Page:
JAA scheme would save pop art structure’s diamond façade and create 187-room hotel
An east London architecture practice has come up with a proposal to save a distinctive 1970s car park from demolition by converting it into a hotel.
In August, Westminster council approved the demolition of Michael Blampied and Partners’ diamond-motif Welbeck Street Car Park – originally built for department store chain Debenhams – to make way for a 206-room hotel designed by Eric Parry Architects.
Parry’s design team said it had examined the potential to adapt the pop art structure, but concluded that the 2.1m height of its levels prohibited the reuse of the building’s frame, while retaining its façade would entail “potentially costly re-engineering with a considerable loss of floor area”.
Among the flagged-up façade issues was the difficulty of matching the existing apertures with new hotel floor heights.
However Hackney-based JAA Studio has developed proposals for the car park that it says would allow the retention of the façade. Its plans would add three set-back storeys and two basement levels.
JAA director Jenny Fleming said the practice recognised the structure’s existing low car-park floor-to-ceiling heights and downstand beams meant that the floors within were not fit for purpose, but said it would be feasible to reuse the building’s façade.
She said JAA’s solution was to form an extra-high fourth-floor restaurant and bar space halfway up the existing facade, then set out the floors from this point both upwards and downwards.
“This building immediately stops you in your tracks and lifts the spirits,” she said.
“If not the earliest example of a pop art-inspired facade, it is certainly a rare architectural find in 2017, being one of the few examples to survive in London.
“We signed the petition to try to prevent demolition but wanted to do something more so sat down and started to investigate whether the new proposed use – that of a hotel – could work within the existing fabric.”
JAA’s design deals with the subdivision behind the façade by infilling the lower triangles – between the diamond frames – with a dark metal facetted panel, which allows for the positioning of new dividing walls as well as any new air inlet/outlets for the bedrooms. The remaining larger openings would be glazed to allow interestingly framed views out to the surrounding city.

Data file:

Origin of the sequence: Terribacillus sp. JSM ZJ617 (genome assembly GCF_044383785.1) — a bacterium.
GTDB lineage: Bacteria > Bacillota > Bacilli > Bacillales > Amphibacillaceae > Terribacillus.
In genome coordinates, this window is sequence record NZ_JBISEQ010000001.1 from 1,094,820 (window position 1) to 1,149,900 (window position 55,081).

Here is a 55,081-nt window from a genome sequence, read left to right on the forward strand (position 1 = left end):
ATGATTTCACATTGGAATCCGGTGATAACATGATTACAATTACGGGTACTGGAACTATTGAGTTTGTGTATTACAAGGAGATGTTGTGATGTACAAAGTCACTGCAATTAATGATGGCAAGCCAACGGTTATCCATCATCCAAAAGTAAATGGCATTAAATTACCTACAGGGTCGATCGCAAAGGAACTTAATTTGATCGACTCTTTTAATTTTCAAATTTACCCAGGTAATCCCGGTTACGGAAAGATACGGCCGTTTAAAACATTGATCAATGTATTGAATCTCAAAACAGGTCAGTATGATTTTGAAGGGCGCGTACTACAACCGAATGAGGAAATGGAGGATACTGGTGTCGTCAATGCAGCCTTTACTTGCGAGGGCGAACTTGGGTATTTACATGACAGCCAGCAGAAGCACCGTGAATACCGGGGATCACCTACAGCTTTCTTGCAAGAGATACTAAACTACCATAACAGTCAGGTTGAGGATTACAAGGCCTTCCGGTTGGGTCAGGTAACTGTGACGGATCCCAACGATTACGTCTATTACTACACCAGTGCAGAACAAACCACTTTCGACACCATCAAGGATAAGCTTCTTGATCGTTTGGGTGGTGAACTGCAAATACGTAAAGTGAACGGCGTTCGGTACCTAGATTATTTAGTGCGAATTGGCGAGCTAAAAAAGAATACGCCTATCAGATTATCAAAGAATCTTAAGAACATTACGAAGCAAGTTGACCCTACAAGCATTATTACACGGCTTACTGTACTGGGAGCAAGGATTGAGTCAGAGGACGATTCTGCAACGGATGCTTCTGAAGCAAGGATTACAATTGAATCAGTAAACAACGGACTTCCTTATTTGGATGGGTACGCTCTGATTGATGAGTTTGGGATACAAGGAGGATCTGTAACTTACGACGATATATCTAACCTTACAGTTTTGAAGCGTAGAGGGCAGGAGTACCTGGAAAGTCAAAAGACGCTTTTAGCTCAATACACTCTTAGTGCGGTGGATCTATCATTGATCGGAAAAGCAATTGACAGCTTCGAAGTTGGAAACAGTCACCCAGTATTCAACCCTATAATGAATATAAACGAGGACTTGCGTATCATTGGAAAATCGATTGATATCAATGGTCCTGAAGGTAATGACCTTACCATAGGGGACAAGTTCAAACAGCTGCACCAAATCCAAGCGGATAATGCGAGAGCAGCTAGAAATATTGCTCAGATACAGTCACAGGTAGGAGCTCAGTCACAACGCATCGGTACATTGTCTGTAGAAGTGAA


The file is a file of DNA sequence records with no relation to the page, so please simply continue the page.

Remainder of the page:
Welbeck Street Car Park was denied listed status earlier this year by the Department for Culture Media and Sport, on the advice of Historic England.
The government heritage adviser said that while the building “stands out nationally as an exemplar of 1960s car parks”, it did not compare well with “more striking and slightly earlier commercial buildings in the pop art movement”.
Catherine Croft, director of the Twentieth Century Society – which campaigned to get the car park listed, said JAA’s proposals were an example of the kind of thinking that would provide a future for significant modern buildings.
“We have to get away from this short termism of ‘out with the old and in with the new’ and come up with more imaginative solutions which will allow us to adapt and retain these important buildings,” she said.
“They are a valuable legacy which add to the richness of the fabric of our architectural heritage and the best examples should be safeguarded for future generations.”
A petition calling on Westminster council leader Nickie Aiken, London mayor Sadiq Khan and communities secretary Sajid Javid to save the structure has now gathered more than 2,200 signatures – among them JAA’s.
The mayor “strongly supported” the hotel-led redevelopment of the site in principle in his initial consultation response to developer Shiva Hotels’ application earlier this year, but asked for sustainability improvements to be considered, as well as for the incorporation of a taxi rank into the scheme.
Khan has yet to issue his final thoughts on the proposals in a so-called “Stage 2” decision.